Cop Who Shot at Dog But Killed the Owner Instead Just Got Off

Former Arlington, Texas, rookie cop Ravinder Singh was acquitted Monday in the 2019 fatal shooting of a woman whose dog came after him.

A former Arlington, Texas, cop who shot and killed a woman while aiming at her dog has been found not guilty of criminally negligent homicide.

On Monday after 10 hours of deliberation, a jury in Tarrant County concluded that Ravinder Singh, 28, shouldn’t be sent to prison for the death of 30-year-old Margarita Brooks. The decision follows a four-day trial in which defense attorneys for Singh argued he had a reasonable fear to believe Brooks’ dog, who was running toward him when he arrived on the scene, was going to attack him and the paramedic behind him.

“This is a fluke. This is an accident,” defense attorney Kathy Lowthorp said during her closing statements, the Star-Telegram reported. “Accidents happen.”

On Aug. 1, 2019, Singh was responding to a 911 call about a woman who had passed out at a nearby shopping center. While canvassing the area during the welfare check, he noticed Brooks lying in the grass near the location, according to body camera footage.

The video shows Singh calling out to Brooks and asking if she’s OK; she responds that she’s fine.

But within seconds of their short exchange, Brooks’ dog begins running toward the officer. He says, “Get back!” before drawing his weapon and firing three times. 

While the dog was only grazed, one of the bullets ricocheted off the ground and struck Brooks in the heart.

“What the fuck!” Brooks can be heard screaming in the footage. “Oh my god! Police shot me!”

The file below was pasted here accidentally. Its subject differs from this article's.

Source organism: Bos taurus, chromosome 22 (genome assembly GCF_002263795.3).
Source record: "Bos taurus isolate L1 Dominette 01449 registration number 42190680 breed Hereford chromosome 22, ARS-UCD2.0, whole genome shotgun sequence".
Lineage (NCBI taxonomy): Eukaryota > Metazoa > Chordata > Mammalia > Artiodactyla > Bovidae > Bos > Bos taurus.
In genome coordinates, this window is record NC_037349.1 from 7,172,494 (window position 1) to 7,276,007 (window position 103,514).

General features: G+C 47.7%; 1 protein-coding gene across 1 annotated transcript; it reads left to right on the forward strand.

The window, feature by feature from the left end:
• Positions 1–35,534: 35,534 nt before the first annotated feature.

Brooks was rushed to the hospital but could not be saved. Her death was ruled a homicide.

Singh, who had graduated from the academy in February 2019 and completed field training just a month before the shooting, was suspended as the department began an investigation into the fatal incident. He resigned from his post in November 2019.

Defense attorneys argued that the former cop experienced tunnel vision, causing him to focus solely on the immediate threat quickly approaching him the day of the fatal shooting.

Meanwhile, prosecutors argued that the cop’s actions were negligent and cost the life of an innocent person. During one moment of witness testimony, a homicide detective told jurors if he were in a similar scenario, he wouldn’t have fired his gun.

“I’d probably kick it,” Detective Mac Simmons told Tarrant County Assistant District Attorney Tim Rodgers, according to the Star-Telegram. “I’d rather take a bite than be in that situation.”

After the trial, Singh spoke to reporters outside of the courtroom, offering his condolences to Brooks’ family and loved ones.

“I, too, have been at a loss, because the outcome of my actions has not been easy to bear,” Singh said. “It has been my intention to serve my country as a United States Marine and an Arlington police officer. I am deeply sorry.”

While the criminal trial in the case may be over, a wrongful death lawsuit filed in federal court by Brooks’ father last year is still pending. Troy Brooks, who is being represented by civil rights attorney Lee Merritt, is suing Singh and the city of Arlington for $1 million, as well as the cost of his daughter’s medical and funeral expenses.

Merritt did not immediately respond to requests for comment.

Follow Trone Dowd on Twitter.

Tagged:

police, Policing, texas, police use of force, Wrongful death

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